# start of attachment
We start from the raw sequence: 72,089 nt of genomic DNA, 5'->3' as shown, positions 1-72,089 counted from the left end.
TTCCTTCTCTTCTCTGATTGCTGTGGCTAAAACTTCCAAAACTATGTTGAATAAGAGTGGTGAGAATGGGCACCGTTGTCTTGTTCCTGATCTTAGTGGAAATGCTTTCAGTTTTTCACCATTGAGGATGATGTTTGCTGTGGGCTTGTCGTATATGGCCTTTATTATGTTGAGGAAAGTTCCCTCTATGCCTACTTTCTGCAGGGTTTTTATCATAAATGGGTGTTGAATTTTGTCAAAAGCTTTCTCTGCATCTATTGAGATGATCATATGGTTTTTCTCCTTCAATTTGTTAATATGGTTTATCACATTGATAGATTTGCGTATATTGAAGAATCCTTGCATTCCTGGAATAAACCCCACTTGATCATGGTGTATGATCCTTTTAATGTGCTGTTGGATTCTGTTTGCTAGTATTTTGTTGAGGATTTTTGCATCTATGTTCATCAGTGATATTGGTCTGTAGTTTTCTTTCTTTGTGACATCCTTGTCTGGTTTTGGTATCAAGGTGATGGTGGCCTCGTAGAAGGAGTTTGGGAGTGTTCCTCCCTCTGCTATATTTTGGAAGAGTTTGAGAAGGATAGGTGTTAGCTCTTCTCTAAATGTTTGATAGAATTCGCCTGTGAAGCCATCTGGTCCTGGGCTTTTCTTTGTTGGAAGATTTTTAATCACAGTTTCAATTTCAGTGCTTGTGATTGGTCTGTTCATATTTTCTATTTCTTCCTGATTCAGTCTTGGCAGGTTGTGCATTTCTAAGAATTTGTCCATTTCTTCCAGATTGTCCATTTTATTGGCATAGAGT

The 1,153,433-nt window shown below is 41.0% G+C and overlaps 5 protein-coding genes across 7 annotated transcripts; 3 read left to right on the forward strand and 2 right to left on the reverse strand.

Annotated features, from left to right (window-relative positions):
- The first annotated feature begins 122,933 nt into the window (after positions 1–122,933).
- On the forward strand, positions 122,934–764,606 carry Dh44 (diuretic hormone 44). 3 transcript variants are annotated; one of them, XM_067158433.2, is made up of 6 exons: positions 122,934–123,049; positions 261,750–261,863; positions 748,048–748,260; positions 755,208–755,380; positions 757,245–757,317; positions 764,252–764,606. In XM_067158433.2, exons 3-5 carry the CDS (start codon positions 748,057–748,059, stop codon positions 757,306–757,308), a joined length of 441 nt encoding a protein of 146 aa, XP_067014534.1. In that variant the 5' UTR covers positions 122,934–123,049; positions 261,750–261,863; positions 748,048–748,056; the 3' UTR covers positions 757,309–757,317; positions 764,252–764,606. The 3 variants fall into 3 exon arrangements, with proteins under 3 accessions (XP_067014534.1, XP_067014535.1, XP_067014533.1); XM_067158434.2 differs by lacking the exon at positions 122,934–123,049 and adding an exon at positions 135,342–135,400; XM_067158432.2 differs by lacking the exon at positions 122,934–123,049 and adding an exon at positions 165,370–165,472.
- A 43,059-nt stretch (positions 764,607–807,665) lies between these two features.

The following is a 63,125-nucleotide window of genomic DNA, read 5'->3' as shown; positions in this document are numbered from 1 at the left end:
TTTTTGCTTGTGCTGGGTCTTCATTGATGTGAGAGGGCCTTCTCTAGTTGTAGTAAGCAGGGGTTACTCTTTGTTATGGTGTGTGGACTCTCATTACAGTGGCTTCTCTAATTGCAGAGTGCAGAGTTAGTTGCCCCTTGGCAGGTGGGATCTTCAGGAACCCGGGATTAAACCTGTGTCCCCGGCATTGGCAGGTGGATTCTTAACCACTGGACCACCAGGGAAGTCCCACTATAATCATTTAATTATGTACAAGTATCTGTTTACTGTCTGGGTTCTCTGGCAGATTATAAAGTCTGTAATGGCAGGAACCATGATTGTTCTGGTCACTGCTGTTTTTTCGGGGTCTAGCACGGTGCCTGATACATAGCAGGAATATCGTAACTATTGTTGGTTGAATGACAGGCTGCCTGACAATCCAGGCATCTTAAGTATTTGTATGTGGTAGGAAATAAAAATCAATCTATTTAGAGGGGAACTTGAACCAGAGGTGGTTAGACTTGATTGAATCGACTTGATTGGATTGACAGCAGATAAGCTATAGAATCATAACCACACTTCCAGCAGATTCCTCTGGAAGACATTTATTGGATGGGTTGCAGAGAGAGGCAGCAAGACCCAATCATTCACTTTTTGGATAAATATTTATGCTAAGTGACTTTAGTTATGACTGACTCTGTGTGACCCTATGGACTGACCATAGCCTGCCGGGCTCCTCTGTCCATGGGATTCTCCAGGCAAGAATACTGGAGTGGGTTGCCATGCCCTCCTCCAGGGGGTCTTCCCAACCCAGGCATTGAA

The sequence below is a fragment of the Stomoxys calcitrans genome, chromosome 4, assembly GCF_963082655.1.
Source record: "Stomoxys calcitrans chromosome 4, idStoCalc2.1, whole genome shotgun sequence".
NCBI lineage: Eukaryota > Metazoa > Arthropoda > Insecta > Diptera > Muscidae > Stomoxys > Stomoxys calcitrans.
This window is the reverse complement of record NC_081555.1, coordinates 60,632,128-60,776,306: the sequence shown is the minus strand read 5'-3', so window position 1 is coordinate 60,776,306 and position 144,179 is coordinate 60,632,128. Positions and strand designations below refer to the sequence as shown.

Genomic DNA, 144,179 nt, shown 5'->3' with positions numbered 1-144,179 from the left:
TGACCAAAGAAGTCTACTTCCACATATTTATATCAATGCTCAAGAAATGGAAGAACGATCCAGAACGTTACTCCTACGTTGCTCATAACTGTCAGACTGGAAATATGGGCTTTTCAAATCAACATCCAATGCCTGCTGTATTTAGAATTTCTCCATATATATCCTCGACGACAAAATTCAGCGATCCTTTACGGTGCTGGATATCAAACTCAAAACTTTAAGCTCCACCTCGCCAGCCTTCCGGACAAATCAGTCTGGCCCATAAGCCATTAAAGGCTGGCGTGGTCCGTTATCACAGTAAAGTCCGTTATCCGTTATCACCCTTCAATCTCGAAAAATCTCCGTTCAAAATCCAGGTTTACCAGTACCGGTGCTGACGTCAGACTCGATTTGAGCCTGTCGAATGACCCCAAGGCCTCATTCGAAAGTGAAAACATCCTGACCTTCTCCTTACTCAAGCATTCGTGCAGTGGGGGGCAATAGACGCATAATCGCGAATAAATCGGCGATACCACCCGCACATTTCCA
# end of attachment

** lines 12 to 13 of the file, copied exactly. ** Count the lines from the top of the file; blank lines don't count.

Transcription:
NCBI lineage: Eukaryota > Metazoa > Arthropoda > Insecta > Diptera > Muscidae > Stomoxys > Stomoxys calcitrans.
This window is the reverse complement of record NC_081555.1, coordinates 60,632,128-60,776,306: the sequence shown is the minus strand read 5'-3', so window position 1 is coordinate 60,776,306 and position 144,179 is coordinate 60,632,128. Positions and strand designations below refer to the sequence as shown.